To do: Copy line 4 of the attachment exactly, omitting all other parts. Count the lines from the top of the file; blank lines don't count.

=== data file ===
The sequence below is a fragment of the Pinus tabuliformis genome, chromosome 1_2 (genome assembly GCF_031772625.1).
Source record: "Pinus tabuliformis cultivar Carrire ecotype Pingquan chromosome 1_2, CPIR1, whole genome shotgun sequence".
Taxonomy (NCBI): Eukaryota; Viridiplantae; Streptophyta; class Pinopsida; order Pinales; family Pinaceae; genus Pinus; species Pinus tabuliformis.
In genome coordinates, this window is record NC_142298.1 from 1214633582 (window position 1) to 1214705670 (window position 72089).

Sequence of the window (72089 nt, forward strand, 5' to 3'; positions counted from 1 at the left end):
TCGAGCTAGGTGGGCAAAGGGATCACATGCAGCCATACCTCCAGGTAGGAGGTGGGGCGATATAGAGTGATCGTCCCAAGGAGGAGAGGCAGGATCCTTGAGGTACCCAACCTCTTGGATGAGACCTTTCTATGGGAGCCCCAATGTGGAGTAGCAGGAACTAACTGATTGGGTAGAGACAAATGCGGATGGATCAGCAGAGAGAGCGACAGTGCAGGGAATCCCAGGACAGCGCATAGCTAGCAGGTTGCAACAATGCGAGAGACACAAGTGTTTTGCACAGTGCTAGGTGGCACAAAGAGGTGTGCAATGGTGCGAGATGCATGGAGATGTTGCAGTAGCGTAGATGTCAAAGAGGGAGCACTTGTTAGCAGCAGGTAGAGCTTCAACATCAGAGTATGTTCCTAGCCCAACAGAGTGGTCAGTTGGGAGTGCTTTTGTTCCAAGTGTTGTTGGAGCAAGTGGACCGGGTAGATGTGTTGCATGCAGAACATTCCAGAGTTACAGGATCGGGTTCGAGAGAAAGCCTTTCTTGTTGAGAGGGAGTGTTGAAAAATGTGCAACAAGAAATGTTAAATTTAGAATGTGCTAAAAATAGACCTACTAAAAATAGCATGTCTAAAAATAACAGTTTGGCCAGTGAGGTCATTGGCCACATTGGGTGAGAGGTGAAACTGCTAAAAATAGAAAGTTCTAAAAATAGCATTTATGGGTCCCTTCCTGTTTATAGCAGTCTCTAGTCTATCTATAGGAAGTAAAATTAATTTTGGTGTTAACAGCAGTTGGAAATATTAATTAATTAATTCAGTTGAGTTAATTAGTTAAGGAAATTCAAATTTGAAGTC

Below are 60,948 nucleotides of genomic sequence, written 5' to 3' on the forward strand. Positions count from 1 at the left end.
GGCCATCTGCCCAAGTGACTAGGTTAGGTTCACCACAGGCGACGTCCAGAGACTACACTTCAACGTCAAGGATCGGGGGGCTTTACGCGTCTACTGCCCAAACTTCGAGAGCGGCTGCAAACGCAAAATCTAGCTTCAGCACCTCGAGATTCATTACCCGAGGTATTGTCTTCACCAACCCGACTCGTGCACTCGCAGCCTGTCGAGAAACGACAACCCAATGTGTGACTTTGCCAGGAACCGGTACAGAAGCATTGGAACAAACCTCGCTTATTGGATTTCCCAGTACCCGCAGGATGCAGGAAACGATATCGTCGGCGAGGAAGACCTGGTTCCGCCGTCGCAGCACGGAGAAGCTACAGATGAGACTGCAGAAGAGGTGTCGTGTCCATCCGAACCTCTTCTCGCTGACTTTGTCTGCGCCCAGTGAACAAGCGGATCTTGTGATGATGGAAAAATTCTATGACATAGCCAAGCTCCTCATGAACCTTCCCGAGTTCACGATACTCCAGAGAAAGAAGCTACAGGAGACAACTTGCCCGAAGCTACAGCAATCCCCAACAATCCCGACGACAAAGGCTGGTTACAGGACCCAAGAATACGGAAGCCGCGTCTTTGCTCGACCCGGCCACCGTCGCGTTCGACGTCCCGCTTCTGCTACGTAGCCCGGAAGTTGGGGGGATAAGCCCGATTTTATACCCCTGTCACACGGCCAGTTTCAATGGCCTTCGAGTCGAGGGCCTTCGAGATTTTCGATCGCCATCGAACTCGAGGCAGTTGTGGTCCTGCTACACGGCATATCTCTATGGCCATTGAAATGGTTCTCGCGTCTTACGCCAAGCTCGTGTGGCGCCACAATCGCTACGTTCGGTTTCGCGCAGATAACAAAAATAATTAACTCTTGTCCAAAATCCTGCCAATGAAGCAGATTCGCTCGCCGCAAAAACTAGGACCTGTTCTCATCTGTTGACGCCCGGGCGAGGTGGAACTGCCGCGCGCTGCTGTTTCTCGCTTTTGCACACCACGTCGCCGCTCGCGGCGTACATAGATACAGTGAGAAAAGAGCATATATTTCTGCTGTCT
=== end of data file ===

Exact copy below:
In genome coordinates, this window is record NC_142298.1 from 1214633582 (window position 1) to 1214705670 (window position 72089).